Taiwan pledged to establish a $200 million fund to invest in Lithuania and open up its markets to the Baltic nation in reaction to economic pressure from China.
The offer comes as Lithuania faces unofficial trade hurdles and a downgrade of diplomatic ties with China after it allowed a representative office to open in its capital under the name of Taiwan, a move Beijing deems a violation of its one-China principle.
Taiwan will use the fund to invest in the areas of semiconductors, lasers, biotechnologies and research in Lithuania, Eric Huang, the head of the Taiwanese Representative Office in the capital Vilnius, said in a press conference Wednesday. It will also send a team to assess Lithuania’s aspirations to develop a semi-conductor industry, he said.
“It’s time for us to help with your difficulties,” Taiwanese Deputy Foreign Minister Harry Ho-jen Tseng said at the same press conference.
Lithuania has sought to build closer economic ties with Taiwan and is expecting to gain a foothold in Taiwan’s semiconductor sector since last year, when it left the Chinese-led 17+1 format, a group of EU states that China uses to engage and influence the bloc.
‘Unprecedented economic coercion’
Taiwan’s National Development Council and Lithuania’s Economy Ministry have yet discuss the details of the investment fund, which will be financed by Taiwan’s National Development Fund. An even larger fund for investments backed by Taiwan’s central bank is in the works, Huang said.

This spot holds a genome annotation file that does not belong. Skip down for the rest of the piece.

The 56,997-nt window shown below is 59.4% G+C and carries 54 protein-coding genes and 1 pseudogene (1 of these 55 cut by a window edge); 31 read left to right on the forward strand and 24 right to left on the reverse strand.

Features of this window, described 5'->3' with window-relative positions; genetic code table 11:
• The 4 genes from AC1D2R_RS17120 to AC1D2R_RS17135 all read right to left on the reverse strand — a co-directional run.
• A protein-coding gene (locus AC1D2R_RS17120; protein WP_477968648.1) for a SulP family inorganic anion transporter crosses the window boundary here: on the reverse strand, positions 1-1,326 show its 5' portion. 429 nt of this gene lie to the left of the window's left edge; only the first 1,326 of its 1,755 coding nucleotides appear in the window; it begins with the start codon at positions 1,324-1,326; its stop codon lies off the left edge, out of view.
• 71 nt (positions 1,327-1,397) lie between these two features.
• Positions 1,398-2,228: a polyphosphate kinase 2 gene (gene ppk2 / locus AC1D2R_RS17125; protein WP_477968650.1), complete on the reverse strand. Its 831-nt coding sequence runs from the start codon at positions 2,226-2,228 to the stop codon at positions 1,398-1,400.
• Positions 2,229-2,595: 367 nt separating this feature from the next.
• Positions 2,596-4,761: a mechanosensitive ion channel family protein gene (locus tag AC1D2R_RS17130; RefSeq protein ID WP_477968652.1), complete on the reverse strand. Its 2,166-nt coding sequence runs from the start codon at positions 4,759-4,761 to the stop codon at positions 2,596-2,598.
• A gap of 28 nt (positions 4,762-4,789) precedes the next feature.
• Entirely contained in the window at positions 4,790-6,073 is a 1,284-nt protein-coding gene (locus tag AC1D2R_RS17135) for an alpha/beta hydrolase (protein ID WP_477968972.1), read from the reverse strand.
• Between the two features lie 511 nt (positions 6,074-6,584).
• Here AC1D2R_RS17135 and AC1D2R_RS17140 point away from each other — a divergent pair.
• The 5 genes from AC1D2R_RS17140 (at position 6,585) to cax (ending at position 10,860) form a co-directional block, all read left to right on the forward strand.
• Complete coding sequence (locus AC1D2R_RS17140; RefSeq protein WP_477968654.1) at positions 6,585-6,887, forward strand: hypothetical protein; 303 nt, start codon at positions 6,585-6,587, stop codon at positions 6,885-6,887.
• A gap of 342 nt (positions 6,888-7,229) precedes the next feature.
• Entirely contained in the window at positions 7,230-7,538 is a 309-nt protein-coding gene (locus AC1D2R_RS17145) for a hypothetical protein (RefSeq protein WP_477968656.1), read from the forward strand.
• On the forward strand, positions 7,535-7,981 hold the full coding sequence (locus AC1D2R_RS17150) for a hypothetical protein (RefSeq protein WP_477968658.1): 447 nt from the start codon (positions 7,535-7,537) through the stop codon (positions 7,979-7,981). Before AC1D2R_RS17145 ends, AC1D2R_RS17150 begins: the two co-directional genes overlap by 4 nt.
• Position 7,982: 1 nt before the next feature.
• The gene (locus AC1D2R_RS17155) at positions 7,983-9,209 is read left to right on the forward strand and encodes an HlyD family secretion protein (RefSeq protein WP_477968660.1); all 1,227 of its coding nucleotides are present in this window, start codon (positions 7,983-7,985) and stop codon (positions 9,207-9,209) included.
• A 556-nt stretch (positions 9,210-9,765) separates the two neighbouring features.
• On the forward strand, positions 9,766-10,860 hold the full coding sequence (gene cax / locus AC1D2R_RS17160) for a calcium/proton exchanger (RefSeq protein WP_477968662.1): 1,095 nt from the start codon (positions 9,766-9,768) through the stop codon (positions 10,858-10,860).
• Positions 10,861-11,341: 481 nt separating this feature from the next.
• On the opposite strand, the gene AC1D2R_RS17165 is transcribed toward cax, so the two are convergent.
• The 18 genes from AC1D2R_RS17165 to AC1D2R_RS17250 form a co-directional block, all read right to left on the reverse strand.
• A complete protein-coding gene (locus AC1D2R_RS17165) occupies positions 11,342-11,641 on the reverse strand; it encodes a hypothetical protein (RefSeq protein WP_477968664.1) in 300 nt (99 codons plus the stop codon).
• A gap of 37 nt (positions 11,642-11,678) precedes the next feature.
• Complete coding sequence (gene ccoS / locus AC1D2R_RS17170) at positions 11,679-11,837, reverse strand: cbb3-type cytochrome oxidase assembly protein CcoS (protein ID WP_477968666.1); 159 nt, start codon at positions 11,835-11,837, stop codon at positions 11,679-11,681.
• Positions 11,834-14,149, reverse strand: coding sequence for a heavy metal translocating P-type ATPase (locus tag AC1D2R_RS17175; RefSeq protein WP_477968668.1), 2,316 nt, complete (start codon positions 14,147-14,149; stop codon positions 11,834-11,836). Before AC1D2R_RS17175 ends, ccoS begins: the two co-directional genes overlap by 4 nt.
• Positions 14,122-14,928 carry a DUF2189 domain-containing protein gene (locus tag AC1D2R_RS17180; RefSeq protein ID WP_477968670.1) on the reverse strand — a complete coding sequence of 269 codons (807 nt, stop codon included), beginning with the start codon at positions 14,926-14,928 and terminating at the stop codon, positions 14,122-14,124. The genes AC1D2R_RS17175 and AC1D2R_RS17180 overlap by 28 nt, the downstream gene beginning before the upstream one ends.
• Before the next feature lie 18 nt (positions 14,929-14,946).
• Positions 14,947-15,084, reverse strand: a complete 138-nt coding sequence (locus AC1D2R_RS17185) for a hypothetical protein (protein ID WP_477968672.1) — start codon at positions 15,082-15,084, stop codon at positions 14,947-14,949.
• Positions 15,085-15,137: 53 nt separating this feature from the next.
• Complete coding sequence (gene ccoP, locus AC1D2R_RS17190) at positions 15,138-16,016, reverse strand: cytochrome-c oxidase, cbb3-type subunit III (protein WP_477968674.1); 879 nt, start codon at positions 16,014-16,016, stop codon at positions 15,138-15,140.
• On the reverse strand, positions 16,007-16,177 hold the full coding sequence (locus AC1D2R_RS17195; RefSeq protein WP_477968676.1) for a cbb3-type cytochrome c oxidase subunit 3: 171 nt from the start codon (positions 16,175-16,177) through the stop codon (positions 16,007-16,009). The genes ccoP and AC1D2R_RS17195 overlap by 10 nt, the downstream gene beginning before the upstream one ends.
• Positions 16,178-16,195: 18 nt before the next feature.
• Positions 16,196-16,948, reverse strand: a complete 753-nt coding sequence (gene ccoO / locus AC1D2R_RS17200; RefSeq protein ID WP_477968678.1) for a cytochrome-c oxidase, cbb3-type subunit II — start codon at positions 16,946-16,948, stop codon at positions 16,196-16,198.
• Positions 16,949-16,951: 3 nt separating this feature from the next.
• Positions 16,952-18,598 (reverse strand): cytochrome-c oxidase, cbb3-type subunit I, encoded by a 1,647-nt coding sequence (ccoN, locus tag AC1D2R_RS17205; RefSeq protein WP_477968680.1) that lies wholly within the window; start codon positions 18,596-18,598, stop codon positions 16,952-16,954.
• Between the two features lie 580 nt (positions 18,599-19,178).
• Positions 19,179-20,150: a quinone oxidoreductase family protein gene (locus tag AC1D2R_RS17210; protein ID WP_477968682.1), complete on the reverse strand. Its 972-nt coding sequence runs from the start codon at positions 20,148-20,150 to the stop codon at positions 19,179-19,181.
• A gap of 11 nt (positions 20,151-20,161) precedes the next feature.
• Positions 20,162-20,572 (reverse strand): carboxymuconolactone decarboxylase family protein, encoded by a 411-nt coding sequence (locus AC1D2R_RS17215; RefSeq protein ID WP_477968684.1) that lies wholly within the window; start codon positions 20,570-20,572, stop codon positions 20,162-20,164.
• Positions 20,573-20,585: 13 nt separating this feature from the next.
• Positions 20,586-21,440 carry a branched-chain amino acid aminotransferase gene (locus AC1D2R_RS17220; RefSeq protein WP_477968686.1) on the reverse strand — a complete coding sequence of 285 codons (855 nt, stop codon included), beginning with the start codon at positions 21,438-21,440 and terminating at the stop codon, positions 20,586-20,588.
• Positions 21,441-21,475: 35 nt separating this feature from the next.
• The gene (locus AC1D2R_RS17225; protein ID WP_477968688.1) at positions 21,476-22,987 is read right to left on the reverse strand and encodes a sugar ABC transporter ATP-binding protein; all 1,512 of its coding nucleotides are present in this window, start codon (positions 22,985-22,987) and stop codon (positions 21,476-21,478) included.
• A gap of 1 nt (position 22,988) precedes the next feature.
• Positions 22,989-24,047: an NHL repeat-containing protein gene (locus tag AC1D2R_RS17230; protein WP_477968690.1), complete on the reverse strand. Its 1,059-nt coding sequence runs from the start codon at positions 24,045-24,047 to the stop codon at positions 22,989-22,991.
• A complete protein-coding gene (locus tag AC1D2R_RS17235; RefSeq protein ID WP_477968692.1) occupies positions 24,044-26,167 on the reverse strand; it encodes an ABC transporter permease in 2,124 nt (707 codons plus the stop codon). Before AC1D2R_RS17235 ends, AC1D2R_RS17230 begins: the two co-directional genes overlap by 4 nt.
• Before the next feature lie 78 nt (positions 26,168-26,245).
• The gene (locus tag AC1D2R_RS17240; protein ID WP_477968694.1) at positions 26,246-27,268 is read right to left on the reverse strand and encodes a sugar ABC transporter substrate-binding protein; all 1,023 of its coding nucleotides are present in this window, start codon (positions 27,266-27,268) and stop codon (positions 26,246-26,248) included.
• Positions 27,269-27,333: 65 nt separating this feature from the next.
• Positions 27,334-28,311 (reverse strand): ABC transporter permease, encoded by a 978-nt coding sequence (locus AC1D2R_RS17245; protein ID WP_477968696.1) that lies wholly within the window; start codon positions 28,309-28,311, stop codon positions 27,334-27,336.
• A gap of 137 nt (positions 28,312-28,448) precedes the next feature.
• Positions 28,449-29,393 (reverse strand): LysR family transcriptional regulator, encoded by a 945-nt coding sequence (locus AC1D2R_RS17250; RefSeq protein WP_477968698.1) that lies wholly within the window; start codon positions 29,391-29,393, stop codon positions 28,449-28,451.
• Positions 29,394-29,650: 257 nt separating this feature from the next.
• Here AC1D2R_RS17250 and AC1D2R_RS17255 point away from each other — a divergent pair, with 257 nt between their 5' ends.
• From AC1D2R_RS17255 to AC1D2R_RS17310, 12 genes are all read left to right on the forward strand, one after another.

On the trade front, Taiwan is also working to redirect some 120 containers of Lithuanian products that have been halted at Chinese ports and to open up the island’s market for the Lithuanian dairy and grain, Huang said. A Taiwanese company also purchased 20,400 bottles of Lithuanian rum that China refused to let into the country, according to the South China Morning Post.
“Taiwan is committed to accelerate the process for Lithuania as Lithuania faces such unprecedented economic coercion in international trade history,” Huang said.
The dispute has triggered political tensions at home in Lithuania, where President Gitanas Nauseda criticized the government on Tuesday for opening the office with Taiwan by saying using the name of the island democracy in the label was a mistake.
Tseng defended the decision: “Yes, there’s a significance in the name,” he said. “Taipei is only representing a city or a capital. By using Taiwanese, it’s more clear in its identity.”